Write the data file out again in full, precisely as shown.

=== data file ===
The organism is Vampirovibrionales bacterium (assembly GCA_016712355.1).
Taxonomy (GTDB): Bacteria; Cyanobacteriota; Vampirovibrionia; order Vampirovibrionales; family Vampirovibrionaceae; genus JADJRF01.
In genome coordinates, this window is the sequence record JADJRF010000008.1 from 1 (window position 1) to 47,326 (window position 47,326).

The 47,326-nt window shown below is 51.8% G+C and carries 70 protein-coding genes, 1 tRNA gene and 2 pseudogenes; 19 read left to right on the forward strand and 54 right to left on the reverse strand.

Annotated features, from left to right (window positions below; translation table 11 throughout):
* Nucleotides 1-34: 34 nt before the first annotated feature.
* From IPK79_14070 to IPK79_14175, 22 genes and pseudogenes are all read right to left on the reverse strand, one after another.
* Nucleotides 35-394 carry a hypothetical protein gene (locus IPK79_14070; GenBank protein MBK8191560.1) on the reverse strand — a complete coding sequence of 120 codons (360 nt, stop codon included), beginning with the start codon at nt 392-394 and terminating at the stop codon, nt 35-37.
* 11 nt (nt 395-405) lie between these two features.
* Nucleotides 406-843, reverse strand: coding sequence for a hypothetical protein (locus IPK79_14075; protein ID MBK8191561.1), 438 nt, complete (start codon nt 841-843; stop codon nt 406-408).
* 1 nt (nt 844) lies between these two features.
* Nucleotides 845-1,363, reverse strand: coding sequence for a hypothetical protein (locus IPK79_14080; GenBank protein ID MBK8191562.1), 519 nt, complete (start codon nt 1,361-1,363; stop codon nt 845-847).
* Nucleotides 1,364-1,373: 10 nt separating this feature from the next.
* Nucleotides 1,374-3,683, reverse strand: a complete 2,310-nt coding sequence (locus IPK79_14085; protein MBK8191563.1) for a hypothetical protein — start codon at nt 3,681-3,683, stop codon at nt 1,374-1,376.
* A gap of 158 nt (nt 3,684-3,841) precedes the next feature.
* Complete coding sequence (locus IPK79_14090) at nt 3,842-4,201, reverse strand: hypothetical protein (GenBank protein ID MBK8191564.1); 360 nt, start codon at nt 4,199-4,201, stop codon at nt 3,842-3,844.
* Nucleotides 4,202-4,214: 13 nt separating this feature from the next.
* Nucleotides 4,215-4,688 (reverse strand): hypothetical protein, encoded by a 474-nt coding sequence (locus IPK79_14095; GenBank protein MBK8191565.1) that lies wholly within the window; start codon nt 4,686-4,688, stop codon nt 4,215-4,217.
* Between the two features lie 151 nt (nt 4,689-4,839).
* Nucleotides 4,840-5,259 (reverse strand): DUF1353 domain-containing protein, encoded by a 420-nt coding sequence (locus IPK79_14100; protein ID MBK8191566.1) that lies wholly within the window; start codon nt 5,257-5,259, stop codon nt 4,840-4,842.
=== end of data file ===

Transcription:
The organism is Vampirovibrionales bacterium (assembly GCA_016712355.1).
Taxonomy (GTDB): Bacteria; Cyanobacteriota; Vampirovibrionia; order Vampirovibrionales; family Vampirovibrionaceae; genus JADJRF01.
In genome coordinates, this window is the sequence record JADJRF010000008.1 from 1 (window position 1) to 47,326 (window position 47,326).

The 47,326-nt window shown below is 51.8% G+C and carries 70 protein-coding genes, 1 tRNA gene and 2 pseudogenes; 19 read left to right on the forward strand and 54 right to left on the reverse strand.

Annotated features, from left to right (window positions below; translation table 11 throughout):
* Nucleotides 1-34: 34 nt before the first annotated feature.
* From IPK79_14070 to IPK79_14175, 22 genes and pseudogenes are all read right to left on the reverse strand, one after another.
* Nucleotides 35-394 carry a hypothetical protein gene (locus IPK79_14070; GenBank protein MBK8191560.1) on the reverse strand — a complete coding sequence of 120 codons (360 nt, stop codon included), beginning with the start codon at nt 392-394 and terminating at the stop codon, nt 35-37.
* 11 nt (nt 395-405) lie between these two features.
* Nucleotides 406-843, reverse strand: coding sequence for a hypothetical protein (locus IPK79_14075; protein ID MBK8191561.1), 438 nt, complete (start codon nt 841-843; stop codon nt 406-408).
* 1 nt (nt 844) lies between these two features.
* Nucleotides 845-1,363, reverse strand: coding sequence for a hypothetical protein (locus IPK79_14080; GenBank protein ID MBK8191562.1), 519 nt, complete (start codon nt 1,361-1,363; stop codon nt 845-847).
* Nucleotides 1,364-1,373: 10 nt separating this feature from the next.
* Nucleotides 1,374-3,683, reverse strand: a complete 2,310-nt coding sequence (locus IPK79_14085; protein MBK8191563.1) for a hypothetical protein — start codon at nt 3,681-3,683, stop codon at nt 1,374-1,376.
* A gap of 158 nt (nt 3,684-3,841) precedes the next feature.
* Complete coding sequence (locus IPK79_14090) at nt 3,842-4,201, reverse strand: hypothetical protein (GenBank protein ID MBK8191564.1); 360 nt, start codon at nt 4,199-4,201, stop codon at nt 3,842-3,844.
* Nucleotides 4,202-4,214: 13 nt separating this feature from the next.
* Nucleotides 4,215-4,688 (reverse strand): hypothetical protein, encoded by a 474-nt coding sequence (locus IPK79_14095; GenBank protein MBK8191565.1) that lies wholly within the window; start codon nt 4,686-4,688, stop codon nt 4,215-4,217.
* Between the two features lie 151 nt (nt 4,689-4,839).
* Nucleotides 4,840-5,259 (reverse strand): DUF1353 domain-containing protein, encoded by a 420-nt coding sequence (locus IPK79_14100; protein ID MBK8191566.1) that lies wholly within the window; start codon nt 5,257-5,259, stop codon nt 4,840-4,842.